Regardless of what type of analysis is carried out, a model is needed, i.e. an image that describes how to interpret the effect on the studied part of the facility, thus forming the basis for the simplifications and assumptions being made. Analysis can be anything from simple behavior models via analytical calculations to advanced numerical simulations. The purpose of the analysis is commonly to utilize collected data to investigate if e.g. dams and spillways fulfill the requirements. The results can also be used to suggest further investigations and monitoring due to lack of data, or suggesting and evaluating the effect of different mitigating measures. Aspects on different methodologies and validation of models or definition of acceptance criteria’s are of major interest to get reliable results as basis for decisions. Models for decision between different courses of action can be based on a vast amount of parameters like safety aspects, technical, environmental, aesthetical, practical and last but not least, cost.

Measures are taken when the deviation fromset requirements is not acceptable (now orin the future). It is often a matter of reducing the load, slowing down the development of degrading or increase/restore the performance or capacity. Surveillance with planned inspections, and/or monitoring, can be used for evaluating potential development is sometimes selected instead of a physical measure. Methods for design and construction of measures for rehabilitation of dams, reservoirs, hydraulic design, mechanical equipment, waterways and other appurtenant structures are of great interest. Lessons learned from projects and incidents can be presented in case studies. Experience from follow-ups of previously performed rehabilitation and dam safety measures are crucial to feed the process of continuous improvements and are valuable to share with the dam community.

A warmer climate with increasing climate variability will increase the risk of both droughts and floods.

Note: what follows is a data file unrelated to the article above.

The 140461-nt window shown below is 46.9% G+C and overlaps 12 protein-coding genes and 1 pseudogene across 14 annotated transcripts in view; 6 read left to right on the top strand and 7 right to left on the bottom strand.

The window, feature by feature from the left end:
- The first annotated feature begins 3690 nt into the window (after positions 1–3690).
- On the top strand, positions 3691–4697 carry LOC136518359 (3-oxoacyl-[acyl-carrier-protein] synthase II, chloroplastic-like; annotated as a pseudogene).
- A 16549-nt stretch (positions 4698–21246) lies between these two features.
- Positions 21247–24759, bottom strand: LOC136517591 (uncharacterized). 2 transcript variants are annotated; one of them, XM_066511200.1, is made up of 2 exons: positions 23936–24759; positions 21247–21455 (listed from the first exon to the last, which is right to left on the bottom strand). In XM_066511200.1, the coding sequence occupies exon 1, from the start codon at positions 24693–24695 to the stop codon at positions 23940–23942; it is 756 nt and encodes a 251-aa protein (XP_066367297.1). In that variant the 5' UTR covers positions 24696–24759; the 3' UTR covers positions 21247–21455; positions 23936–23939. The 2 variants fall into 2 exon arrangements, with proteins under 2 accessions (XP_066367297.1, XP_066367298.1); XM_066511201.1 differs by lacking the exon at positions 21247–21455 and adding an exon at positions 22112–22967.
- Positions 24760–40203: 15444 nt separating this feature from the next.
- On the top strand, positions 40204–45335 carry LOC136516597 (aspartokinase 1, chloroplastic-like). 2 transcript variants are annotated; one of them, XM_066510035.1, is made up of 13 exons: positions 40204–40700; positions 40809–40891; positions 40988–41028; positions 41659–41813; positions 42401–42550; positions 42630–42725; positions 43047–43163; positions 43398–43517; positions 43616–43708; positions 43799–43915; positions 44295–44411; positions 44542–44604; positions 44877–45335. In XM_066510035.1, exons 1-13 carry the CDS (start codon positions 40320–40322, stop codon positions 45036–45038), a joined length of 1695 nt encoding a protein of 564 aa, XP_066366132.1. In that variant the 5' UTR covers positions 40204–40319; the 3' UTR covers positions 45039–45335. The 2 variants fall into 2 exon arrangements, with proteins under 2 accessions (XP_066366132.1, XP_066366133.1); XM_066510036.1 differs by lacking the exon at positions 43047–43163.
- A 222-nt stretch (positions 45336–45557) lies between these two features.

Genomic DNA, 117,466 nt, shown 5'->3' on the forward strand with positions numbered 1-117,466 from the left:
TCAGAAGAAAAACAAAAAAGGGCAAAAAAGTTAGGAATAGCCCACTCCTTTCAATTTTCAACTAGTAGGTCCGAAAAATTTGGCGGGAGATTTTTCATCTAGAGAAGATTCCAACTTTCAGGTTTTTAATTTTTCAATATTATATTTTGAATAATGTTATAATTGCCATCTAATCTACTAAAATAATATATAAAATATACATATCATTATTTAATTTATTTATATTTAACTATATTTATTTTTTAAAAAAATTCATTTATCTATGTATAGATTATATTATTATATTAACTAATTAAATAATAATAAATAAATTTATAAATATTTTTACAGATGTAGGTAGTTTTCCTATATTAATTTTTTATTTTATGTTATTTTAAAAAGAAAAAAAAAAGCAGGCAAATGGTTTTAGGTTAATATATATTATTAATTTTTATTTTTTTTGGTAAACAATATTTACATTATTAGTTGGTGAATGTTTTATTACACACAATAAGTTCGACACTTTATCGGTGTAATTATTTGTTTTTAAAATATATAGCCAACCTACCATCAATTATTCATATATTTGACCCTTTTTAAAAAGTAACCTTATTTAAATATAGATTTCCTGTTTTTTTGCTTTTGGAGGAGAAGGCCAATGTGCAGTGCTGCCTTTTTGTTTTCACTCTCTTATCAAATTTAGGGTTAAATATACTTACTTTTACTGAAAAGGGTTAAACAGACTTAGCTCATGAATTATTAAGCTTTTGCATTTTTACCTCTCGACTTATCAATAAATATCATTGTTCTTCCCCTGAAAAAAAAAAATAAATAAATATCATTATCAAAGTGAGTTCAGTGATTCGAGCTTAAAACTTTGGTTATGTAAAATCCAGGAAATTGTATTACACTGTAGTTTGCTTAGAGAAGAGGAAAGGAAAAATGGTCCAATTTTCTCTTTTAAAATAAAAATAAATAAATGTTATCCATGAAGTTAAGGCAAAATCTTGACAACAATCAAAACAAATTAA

The changing climate and increased expectations from the society on dam owners implies actions. One of the challenges for the sustainable energy system is to ensure balance in the power system. Here, hydropower, with its flexibility and costeffective regulating capability, play a key role. A further challenge is to handle the demand for ecological rehabilitation and biodiversity of dammed and regulated rivers. Both the aspects on balance of the power system as well as biodiversity must be dealt with the prerequisite to fulfill the dam safety requirements and also handle the potential contradiction between the aspects.

Topics like environmental effects of hydropeaking, effects on the dams and the reservoirs by changing dam operations, prioritization between electricity production and environmental flows, effects of increased hydropower production will be discussed. Methodologies to mitigate any negative effects and reports from case studies and applicable technologies to reach these aims are of major interest.

The world is facing an unprecedented change towards electrification driven by the Paris agreement heading towards a fossil-free society. This electrification cannot take place without an updated and sustainable hydropower designed to regulate an increasing amount of intermittent energy sources as well as mining activities for raw materials. Interdisciplinary research and innovative solutions, developed in close cooperation between academia, industry and the public sector will strengthen the position of the dam community. Hence researchers from different disciplines, industry and the public sector need to find innovative, mitigating, solutions on a multitude of issues that could have a negative impact on hydropower units, dams and rivers.

The theme will focus on innovative solutions regarding new technologies and methods that can be related to all the previous themes T1-T5 but with focus on the innovative part.